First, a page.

View profile

The Sword and the Brocade: Embroidery vs The Patriarchy

Samseng Zhabor
This newsletter is free, irregular and a little random. I’ve turned subscriptions on in case anyone would like to support this newsletter/my work in general, but you can also contribute funds towards buying cat cookies via Ko-Fi.
I haven’t sent out an issue for what feels like forever, because work has been a little busier than usual. But I couldn’t fully wean myself off drama, and I have all these half-written issues waiting to go out! So I allowed myself a day to write something for this newsletter…

In her book, Marriage, a History: How Love Conquered Marriage, Stephanie Coontz takes on the conservative idea of the “traditional marriage” as one man and one woman in love. She points out that the idea of marrying for love is really quite recent, and would have historically been seen as ludicrous. Marriage, she argues, was historically not about love, but about getting in-laws.
I thought about this while watching The Sword and the Brocade 《锦心似玉》. Set in the Ming Dynasty, marriage is shown to be a tool; a way for wealthy families to pull together, form alliances, and fulfill needs, as well as a way for women — who were severely restrained by strict conservatism, and had very few options in life — to secure their comfort and security through maintaining their position in the household. Status was everything: legal wives could run households and be respected in society as the matron, whereas concubines were little better than servants, meant to serve the man and bow to the main wife’s wishes.
Our heroine, Luo Shiyiniang (Tan Songyun), is the daughter of a concubine. She spent her childhood bullied and looked down upon, and she and her mother were eventually sent away to be out of sight, out of mind. Our story opens when they’re suddenly called back to the capital: a situation has arisen in which a daughter of marriageable age has become useful.
It turns out that Shiyiniang’s oldest sister Yuanniang — the main wife of Xu Lingyi, Marquis Yongping — is sick and dying. Worried about preserving the alliance between the Xu and Luo families, as well as the position of Yuanniang’s son in the Xu household, Yuanniang and her mother (the Luo family’s matriarch) have cooked up a plan to get Xu Lingyi to marry one of her younger sisters after her death. This is where Shiyiniang comes in. Today, we might find the idea of a young woman being married off to her older brother-in-law pretty creeper, but no one bats an eyelid here.
Shiyiniang isn’t a pushover. She’s smart and articulate and has mad embroidery skills. She also has her own mystery that she wants to investigate within the Xu household. Her new husband, Xu Lingyi (Wallace Chung), is a respected court official and pillar of his family. Heavily compacted under the weight of the patriotic manly-man responsibilities he’d been forced to assume after the death of his father and older brother, he’s serious and aloof. He’s a strict and severe father to his two young sons, and never seems to talk to his Chinese opera-loving younger brother except to berate him. He’s a very filial son, though, and his mother is the household’s fearsome matriarch, committed to the family’s strict rules.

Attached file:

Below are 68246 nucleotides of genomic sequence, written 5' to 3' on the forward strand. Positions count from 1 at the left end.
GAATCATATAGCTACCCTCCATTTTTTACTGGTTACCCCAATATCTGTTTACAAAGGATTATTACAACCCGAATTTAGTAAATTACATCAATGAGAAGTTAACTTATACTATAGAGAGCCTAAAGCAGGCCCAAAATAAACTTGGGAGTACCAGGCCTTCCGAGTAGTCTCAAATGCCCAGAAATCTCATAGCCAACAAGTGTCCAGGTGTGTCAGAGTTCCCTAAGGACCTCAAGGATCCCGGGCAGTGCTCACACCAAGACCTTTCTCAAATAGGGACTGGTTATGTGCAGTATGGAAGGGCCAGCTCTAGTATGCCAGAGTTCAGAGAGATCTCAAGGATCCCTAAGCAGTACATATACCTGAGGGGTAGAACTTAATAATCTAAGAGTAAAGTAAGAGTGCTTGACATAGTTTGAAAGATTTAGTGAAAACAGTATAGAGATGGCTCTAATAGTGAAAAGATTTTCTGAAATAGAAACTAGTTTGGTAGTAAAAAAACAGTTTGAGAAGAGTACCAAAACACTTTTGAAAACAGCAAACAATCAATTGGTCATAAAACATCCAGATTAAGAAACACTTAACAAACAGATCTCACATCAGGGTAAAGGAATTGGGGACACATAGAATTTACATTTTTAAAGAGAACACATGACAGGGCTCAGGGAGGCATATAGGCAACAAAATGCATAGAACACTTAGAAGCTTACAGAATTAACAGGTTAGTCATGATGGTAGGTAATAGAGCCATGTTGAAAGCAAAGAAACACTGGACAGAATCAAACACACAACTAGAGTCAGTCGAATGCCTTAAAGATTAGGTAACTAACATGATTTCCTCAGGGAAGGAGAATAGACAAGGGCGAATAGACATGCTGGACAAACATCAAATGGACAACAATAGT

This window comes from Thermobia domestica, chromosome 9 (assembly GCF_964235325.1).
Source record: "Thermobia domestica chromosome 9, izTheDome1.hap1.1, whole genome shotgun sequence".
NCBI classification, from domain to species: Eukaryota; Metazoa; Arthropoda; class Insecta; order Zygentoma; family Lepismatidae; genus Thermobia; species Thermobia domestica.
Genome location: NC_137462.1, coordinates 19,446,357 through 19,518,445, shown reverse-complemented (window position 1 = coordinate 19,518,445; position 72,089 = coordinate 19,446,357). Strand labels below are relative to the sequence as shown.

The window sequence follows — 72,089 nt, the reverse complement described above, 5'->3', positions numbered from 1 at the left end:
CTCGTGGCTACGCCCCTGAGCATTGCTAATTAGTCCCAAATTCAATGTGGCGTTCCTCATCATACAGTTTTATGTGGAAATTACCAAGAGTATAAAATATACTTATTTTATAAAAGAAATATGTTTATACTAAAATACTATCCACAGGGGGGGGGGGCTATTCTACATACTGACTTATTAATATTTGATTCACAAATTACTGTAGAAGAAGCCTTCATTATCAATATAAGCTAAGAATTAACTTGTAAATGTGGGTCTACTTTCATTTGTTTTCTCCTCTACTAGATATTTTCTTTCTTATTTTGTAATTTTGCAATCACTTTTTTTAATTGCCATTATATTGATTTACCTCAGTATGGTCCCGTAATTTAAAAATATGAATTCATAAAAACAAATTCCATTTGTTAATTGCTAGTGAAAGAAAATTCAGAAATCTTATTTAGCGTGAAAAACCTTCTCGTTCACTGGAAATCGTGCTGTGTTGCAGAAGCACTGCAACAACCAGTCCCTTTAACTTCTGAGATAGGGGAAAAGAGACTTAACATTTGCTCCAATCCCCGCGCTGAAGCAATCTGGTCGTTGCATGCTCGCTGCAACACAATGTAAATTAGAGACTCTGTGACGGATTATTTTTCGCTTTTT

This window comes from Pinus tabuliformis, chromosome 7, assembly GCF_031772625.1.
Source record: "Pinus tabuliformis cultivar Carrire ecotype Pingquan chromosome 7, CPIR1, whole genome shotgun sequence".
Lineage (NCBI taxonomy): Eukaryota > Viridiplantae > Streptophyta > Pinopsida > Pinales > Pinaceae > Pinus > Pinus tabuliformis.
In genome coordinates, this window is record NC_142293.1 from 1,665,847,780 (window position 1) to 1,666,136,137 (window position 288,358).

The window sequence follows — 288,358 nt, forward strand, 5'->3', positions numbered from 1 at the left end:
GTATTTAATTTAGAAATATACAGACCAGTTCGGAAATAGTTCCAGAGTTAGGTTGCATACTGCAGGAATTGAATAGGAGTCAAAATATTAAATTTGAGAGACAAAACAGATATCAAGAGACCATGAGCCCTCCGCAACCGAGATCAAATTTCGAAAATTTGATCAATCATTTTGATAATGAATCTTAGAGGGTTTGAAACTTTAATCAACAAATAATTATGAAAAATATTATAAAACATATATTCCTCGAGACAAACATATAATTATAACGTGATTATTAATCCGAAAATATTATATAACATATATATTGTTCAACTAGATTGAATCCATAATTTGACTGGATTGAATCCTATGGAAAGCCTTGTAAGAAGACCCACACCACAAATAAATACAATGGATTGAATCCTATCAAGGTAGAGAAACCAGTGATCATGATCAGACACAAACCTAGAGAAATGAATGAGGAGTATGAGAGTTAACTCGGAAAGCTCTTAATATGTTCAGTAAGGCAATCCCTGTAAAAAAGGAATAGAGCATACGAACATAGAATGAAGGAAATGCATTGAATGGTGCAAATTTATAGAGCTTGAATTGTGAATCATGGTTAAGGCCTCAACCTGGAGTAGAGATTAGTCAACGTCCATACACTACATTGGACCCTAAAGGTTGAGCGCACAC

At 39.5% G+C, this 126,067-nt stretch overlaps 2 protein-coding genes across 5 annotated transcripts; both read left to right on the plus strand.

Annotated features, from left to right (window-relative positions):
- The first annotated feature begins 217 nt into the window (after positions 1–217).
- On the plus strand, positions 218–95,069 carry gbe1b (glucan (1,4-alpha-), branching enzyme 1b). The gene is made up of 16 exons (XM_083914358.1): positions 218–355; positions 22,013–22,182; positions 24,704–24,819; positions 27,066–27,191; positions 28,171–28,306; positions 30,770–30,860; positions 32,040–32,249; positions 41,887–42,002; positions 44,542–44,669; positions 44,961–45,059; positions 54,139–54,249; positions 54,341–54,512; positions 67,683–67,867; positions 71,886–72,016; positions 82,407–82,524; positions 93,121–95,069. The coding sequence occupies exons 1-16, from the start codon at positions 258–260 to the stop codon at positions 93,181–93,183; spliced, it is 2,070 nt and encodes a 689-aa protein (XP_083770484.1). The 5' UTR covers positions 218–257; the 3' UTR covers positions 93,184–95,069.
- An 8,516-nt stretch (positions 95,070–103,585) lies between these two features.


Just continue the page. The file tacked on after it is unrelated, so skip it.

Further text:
At the time of Shiyiniang’s entry, Xu Lingyi has three concubines, whom he’d accepted for a variety of reasons, from needing to strike a deal with a wealthy family, to being forced to protect a woman’s reputation after one of Yuanniang’s schemes. Although he’s slept with at least two of them, and gets nagged by his mother to pay them more attention (to fulfill more baby-producing expectations), he doesn’t love any of them and is generally uncomfortable in their company, especially because he can see how they preen and jostle for his attention. He can’t away from them fast enough.
Xu Lingyi only married Shiyiniang because of a promise he’d made to Yuanniang on her deathbed. It’s initially super awkward, as I suppose it would be if you’ve just married a stranger who was also your sister-in-law, but Xu Lingyi is intrigued by this young woman. Unlike the others, she doesn’t seem the least bit interested in currying favour, getting him to stay the night in her quarters, or fighting for power within the household. She’s someone he can actually talk to, and she mellows him out, improving his relationships with his children and brother. The marriage turns out to be a blessing in disguise as true affection blossoms. As a couple, they negotiate the various challenges thrown up by scheming concubines and a corrupt rival family.